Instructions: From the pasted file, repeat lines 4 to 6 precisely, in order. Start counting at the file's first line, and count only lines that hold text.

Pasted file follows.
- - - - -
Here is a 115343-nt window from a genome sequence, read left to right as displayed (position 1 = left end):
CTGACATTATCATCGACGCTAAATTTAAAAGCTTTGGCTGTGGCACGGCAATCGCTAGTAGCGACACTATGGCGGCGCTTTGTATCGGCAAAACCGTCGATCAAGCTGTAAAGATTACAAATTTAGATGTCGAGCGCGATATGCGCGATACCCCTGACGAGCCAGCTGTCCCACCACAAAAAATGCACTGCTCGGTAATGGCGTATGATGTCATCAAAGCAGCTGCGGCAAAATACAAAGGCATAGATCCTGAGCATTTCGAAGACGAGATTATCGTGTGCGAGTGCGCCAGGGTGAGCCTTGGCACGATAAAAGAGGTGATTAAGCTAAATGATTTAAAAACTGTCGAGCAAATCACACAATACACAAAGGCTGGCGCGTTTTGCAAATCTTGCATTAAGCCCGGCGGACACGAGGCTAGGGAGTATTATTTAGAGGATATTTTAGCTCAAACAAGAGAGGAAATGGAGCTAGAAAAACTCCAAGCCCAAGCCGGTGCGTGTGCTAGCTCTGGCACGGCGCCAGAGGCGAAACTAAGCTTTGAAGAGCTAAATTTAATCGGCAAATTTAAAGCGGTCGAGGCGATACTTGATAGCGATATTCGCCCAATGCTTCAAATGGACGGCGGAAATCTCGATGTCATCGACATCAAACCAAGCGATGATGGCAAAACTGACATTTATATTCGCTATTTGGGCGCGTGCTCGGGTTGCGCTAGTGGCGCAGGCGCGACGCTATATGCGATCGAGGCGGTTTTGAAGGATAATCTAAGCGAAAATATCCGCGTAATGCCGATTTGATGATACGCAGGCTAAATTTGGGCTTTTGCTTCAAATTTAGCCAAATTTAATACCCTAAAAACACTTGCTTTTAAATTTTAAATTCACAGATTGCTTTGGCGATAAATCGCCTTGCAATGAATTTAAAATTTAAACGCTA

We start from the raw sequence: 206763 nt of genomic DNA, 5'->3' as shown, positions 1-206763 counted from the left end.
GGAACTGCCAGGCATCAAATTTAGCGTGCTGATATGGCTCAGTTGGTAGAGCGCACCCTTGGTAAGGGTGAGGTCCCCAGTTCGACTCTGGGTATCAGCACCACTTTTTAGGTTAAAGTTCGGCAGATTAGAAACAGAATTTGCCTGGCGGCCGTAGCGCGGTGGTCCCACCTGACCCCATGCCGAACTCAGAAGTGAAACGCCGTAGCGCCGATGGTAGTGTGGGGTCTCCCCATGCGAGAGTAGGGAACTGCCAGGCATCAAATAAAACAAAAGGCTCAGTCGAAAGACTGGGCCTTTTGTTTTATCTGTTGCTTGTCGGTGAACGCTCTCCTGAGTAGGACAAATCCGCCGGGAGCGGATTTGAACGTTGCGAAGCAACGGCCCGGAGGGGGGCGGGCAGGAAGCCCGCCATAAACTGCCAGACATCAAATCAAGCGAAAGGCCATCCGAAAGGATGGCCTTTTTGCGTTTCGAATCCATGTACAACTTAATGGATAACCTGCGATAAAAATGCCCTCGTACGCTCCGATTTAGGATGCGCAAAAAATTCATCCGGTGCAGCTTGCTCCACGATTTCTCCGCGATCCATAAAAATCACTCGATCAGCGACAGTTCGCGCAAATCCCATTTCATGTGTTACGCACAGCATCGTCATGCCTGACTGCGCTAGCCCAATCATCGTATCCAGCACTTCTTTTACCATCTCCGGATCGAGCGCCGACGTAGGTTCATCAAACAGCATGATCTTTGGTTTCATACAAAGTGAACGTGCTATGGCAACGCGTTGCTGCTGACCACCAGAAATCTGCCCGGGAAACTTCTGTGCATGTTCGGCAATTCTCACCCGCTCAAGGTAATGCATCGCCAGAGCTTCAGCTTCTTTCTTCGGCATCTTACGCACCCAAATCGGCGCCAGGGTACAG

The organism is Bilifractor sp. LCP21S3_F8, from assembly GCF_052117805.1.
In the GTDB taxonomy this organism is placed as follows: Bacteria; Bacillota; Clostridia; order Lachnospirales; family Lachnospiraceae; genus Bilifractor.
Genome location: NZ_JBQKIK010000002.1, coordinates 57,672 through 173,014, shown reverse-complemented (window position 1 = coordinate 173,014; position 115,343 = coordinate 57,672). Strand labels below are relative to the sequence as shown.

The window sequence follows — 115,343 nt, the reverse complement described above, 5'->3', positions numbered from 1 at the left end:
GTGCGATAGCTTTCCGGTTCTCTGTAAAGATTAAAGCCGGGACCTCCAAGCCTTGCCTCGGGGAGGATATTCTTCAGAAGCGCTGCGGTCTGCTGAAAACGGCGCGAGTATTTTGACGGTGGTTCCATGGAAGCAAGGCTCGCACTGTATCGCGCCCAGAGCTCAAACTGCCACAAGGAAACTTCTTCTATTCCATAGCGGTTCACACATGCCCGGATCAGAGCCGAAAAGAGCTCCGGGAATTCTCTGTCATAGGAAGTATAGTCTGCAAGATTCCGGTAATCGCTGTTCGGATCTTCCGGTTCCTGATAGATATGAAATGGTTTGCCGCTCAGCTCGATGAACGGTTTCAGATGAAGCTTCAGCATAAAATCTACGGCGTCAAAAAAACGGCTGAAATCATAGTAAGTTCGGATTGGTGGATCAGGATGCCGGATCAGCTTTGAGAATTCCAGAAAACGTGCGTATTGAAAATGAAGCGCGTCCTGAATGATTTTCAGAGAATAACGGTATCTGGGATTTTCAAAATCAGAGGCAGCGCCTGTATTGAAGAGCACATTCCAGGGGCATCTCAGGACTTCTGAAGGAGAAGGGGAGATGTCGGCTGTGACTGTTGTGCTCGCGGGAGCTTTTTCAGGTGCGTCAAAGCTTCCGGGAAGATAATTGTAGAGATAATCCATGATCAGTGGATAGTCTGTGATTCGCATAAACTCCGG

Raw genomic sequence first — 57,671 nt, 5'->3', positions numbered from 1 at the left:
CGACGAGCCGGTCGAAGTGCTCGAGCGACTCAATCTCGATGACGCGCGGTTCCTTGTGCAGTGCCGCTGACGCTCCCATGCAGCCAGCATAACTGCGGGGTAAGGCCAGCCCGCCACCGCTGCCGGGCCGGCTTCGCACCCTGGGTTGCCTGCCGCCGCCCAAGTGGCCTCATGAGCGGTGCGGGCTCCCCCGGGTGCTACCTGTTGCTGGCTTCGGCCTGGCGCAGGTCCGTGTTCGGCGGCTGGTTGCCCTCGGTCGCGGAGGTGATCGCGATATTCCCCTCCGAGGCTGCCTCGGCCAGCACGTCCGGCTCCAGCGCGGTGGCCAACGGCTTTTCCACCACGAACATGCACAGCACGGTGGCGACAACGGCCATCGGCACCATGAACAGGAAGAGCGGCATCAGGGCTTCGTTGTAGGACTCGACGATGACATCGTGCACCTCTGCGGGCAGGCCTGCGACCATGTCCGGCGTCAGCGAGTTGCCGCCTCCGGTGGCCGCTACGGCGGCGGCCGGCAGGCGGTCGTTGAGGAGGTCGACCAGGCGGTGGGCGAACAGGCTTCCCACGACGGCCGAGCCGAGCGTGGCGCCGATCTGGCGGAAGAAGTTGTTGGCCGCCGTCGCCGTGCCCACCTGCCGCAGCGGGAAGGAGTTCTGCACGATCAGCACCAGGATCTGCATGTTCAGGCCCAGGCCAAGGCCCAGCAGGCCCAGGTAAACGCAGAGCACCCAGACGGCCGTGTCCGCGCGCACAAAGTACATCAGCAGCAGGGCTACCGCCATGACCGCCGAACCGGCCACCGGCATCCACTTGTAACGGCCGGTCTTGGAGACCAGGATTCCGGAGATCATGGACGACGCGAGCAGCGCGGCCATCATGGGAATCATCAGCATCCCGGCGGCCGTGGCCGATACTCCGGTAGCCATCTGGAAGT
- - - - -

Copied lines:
GGAACTGCCAGGCATCAAATTTAGCGTGCTGATATGGCTCAGTTGGTAGAGCGCACCCTTGGTAAGGGTGAGGTCCCCAGTTCGACTCTGGGTATCAGCACCACTTTTTAGGTTAAAGTTCGGCAGATTAGAAACAGAATTTGCCTGGCGGCCGTAGCGCGGTGGTCCCACCTGACCCCATGCCGAACTCAGAAGTGAAACGCCGTAGCGCCGATGGTAGTGTGGGGTCTCCCCATGCGAGAGTAGGGAACTGCCAGGCATCAAATAAAACAAAAGGCTCAGTCGAAAGACTGGGCCTTTTGTTTTATCTGTTGCTTGTCGGTGAACGCTCTCCTGAGTAGGACAAATCCGCCGGGAGCGGATTTGAACGTTGCGAAGCAACGGCCCGGAGGGGGGCGGGCAGGAAGCCCGCCATAAACTGCCAGACATCAAATCAAGCGAAAGGCCATCCGAAAGGATGGCCTTTTTGCGTTTCGAATCCATGTACAACTTAATGGATAACCTGCGATAAAAATGCCCTCGTACGCTCCGATTTAGGATGCGCAAAAAATTCATCCGGTGCAGCTTGCTCCACGATTTCTCCGCGATCCATAAAAATCACTCGATCAGCGACAGTTCGCGCAAATCCCATTTCATGTGTTACGCACAGCATCGTCATGCCTGACTGCGCTAGCCCAATCATCGTATCCAGCACTTCTTTTACCATCTCCGGATCGAGCGCCGACGTAGGTTCATCAAACAGCATGATCTTTGGTTTCATACAAAGTGAACGTGCTATGGCAACGCGTTGCTGCTGACCACCAGAAATCTGCCCGGGAAACTTCTGTGCATGTTCGGCAATTCTCACCCGCTCAAGGTAATGCATCGCCAGAGCTTCAGCTTCTTTCTTCGGCATCTTACGCACCCAAATCGGCGCCAGGGTACAG

The organism is Bilifractor sp. LCP21S3_F8, from assembly GCF_052117805.1.
In the GTDB taxonomy this organism is placed as follows: Bacteria; Bacillota; Clostridia; order Lachnospirales; family Lachnospiraceae; genus Bilifractor.